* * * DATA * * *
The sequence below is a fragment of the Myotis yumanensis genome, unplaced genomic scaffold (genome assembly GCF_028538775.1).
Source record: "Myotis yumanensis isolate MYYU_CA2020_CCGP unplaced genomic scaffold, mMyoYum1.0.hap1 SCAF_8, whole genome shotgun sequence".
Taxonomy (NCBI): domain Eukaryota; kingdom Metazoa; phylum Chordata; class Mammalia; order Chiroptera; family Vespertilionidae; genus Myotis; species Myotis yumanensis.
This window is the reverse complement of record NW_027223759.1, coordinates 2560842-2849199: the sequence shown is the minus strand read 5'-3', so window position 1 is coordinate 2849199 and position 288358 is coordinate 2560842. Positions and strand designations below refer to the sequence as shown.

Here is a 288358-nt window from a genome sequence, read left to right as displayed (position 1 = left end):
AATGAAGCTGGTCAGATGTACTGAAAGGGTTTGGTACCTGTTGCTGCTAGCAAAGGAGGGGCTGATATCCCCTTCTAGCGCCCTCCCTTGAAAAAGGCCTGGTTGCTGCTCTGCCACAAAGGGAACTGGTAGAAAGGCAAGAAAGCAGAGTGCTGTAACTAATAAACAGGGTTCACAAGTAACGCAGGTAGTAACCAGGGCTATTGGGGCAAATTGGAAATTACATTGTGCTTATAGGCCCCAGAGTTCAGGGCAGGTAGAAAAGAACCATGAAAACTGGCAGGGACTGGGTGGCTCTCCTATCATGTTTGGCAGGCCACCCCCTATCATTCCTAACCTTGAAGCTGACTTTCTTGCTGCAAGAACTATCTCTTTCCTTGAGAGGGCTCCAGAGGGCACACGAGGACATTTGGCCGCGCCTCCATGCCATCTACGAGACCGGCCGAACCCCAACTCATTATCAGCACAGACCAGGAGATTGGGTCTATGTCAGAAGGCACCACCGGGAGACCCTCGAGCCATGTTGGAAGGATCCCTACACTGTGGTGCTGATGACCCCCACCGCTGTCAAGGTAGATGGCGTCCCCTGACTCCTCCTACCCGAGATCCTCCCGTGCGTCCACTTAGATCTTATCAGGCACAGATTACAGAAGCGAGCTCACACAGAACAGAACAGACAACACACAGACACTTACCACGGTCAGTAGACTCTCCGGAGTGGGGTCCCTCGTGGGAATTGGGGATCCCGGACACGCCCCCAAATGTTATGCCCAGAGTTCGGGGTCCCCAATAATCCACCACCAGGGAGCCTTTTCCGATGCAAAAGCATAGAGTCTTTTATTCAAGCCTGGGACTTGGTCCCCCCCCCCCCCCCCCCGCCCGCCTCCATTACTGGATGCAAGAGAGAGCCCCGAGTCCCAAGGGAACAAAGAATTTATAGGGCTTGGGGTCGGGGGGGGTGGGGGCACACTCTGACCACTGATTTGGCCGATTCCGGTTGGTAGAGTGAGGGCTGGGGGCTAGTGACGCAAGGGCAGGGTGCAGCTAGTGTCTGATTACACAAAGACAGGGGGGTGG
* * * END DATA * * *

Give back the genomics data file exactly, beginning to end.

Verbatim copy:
The sequence below is a fragment of the Myotis yumanensis genome, unplaced genomic scaffold (genome assembly GCF_028538775.1).
Source record: "Myotis yumanensis isolate MYYU_CA2020_CCGP unplaced genomic scaffold, mMyoYum1.0.hap1 SCAF_8, whole genome shotgun sequence".
Taxonomy (NCBI): domain Eukaryota; kingdom Metazoa; phylum Chordata; class Mammalia; order Chiroptera; family Vespertilionidae; genus Myotis; species Myotis yumanensis.
This window is the reverse complement of record NW_027223759.1, coordinates 2560842-2849199: the sequence shown is the minus strand read 5'-3', so window position 1 is coordinate 2849199 and position 288358 is coordinate 2560842. Positions and strand designations below refer to the sequence as shown.

Here is a 288358-nt window from a genome sequence, read left to right as displayed (position 1 = left end):
AATGAAGCTGGTCAGATGTACTGAAAGGGTTTGGTACCTGTTGCTGCTAGCAAAGGAGGGGCTGATATCCCCTTCTAGCGCCCTCCCTTGAAAAAGGCCTGGTTGCTGCTCTGCCACAAAGGGAACTGGTAGAAAGGCAAGAAAGCAGAGTGCTGTAACTAATAAACAGGGTTCACAAGTAACGCAGGTAGTAACCAGGGCTATTGGGGCAAATTGGAAATTACATTGTGCTTATAGGCCCCAGAGTTCAGGGCAGGTAGAAAAGAACCATGAAAACTGGCAGGGACTGGGTGGCTCTCCTATCATGTTTGGCAGGCCACCCCCTATCATTCCTAACCTTGAAGCTGACTTTCTTGCTGCAAGAACTATCTCTTTCCTTGAGAGGGCTCCAGAGGGCACACGAGGACATTTGGCCGCGCCTCCATGCCATCTACGAGACCGGCCGAACCCCAACTCATTATCAGCACAGACCAGGAGATTGGGTCTATGTCAGAAGGCACCACCGGGAGACCCTCGAGCCATGTTGGAAGGATCCCTACACTGTGGTGCTGATGACCCCCACCGCTGTCAAGGTAGATGGCGTCCCCTGACTCCTCCTACCCGAGATCCTCCCGTGCGTCCACTTAGATCTTATCAGGCACAGATTACAGAAGCGAGCTCACACAGAACAGAACAGACAACACACAGACACTTACCACGGTCAGTAGACTCTCCGGAGTGGGGTCCCTCGTGGGAATTGGGGATCCCGGACACGCCCCCAAATGTTATGCCCAGAGTTCGGGGTCCCCAATAATCCACCACCAGGGAGCCTTTTCCGATGCAAAAGCATAGAGTCTTTTATTCAAGCCTGGGACTTGGTCCCCCCCCCCCCCCCCCCGCCCGCCTCCATTACTGGATGCAAGAGAGAGCCCCGAGTCCCAAGGGAACAAAGAATTTATAGGGCTTGGGGTCGGGGGGGGTGGGGGCACACTCTGACCACTGATTTGGCCGATTCCGGTTGGTAGAGTGAGGGCTGGGGGCTAGTGACGCAAGGGCAGGGTGCAGCTAGTGTCTGATTACACAAAGACAGGGGGGTGG